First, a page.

Saints in Russia in Summer 2014

“Any time you can get away from what you’re used to and spend time in another culture, you come to see the world in a new way.”

Jamie Olson
College of Arts & Sciences Professor of English

Russian language and literature are more than academic pursuits for Jamie Olson, Ph.D., assistant professor of English. They’ve become part of the fabric of his life.

Olson’s interest in all things Russian springs from the time he twice attended a study abroad program in Petrozavodsk, a city in the small Russian Federation county of Karelia. Olson, who attended the College of St. Scholastica in Minnesota, was fascinated by the Russian language and culture during his studies at Petrozavodsk State University—enough to change the course of his future.

“My student experience abroad was the most important part of my education,” he says. “Basically, anytime you can get away from what you’re used to and spend time in another culture, you come to see the world in a new way. You learn that people elsewhere live their lives differently from us, and then you come back here and see how our own culture informs our lives.”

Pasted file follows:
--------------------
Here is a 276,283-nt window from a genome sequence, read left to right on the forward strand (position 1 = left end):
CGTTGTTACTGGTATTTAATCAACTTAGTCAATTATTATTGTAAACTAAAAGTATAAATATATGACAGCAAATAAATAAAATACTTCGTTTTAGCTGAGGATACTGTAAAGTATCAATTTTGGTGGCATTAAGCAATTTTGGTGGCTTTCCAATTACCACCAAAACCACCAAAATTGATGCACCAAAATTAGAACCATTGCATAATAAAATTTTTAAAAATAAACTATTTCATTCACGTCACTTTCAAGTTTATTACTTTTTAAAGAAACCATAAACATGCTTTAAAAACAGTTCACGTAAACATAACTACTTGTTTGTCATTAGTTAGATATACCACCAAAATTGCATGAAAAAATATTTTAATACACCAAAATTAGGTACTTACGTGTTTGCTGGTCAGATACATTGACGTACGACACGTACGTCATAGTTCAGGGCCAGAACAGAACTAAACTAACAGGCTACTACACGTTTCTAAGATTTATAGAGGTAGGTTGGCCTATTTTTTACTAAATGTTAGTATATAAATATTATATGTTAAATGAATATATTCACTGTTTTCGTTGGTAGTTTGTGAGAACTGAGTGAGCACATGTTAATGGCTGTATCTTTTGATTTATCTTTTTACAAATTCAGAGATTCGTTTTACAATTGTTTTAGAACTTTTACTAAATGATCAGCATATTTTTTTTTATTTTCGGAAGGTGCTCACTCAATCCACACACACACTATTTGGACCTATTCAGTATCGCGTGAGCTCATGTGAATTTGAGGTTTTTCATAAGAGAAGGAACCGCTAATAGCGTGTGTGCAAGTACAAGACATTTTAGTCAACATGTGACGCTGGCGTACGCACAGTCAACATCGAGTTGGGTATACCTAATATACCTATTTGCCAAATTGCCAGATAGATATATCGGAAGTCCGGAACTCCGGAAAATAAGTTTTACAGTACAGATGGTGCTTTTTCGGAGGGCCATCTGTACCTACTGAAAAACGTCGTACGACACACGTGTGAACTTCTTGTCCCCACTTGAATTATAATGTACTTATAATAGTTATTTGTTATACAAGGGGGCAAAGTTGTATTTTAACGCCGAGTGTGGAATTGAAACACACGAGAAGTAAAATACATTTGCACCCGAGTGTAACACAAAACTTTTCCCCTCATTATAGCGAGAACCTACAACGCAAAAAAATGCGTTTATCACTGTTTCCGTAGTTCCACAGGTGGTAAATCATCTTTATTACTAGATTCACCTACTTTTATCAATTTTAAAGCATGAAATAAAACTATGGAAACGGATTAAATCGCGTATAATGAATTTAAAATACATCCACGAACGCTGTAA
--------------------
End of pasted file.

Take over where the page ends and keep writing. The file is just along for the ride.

Olson’s study abroad experience not only led him to study Russian language and literature at the doctoral level, but also helped establish a cultural exchange program between Saint Martin’s University and Petrozavodsk State University.

Through the program, American students are hosted for Russian Language Camp every other year at Petrozavodsk State University in Karelia. On alternate years, students from that school come to the United States for English Language Camp.

“Petrozavodsk’s status as a capital city makes it a perfect place for a foreigner to study,” notes Olson. “It is small enough to be walkable, yet it still has the cultural amenities that one would expect in a larger, more cosmopolitan city.”

Cultural exchange programs not only expand language skills, but also forge understanding, friendships — and, sometimes, careers. In addition to teaching Russian language and literature courses, Olson takes a group of Saint Martin’s students to Russia every two years, introducing Saints to a culture that, for him, has become a lifelong fascination. A seasoned traveler, he encourages students to engage with languages and cultures around the world. In his words, “learning about other places is crucial to developing critical thinking skills. It helps students understand who they are and how they fit into the world.”

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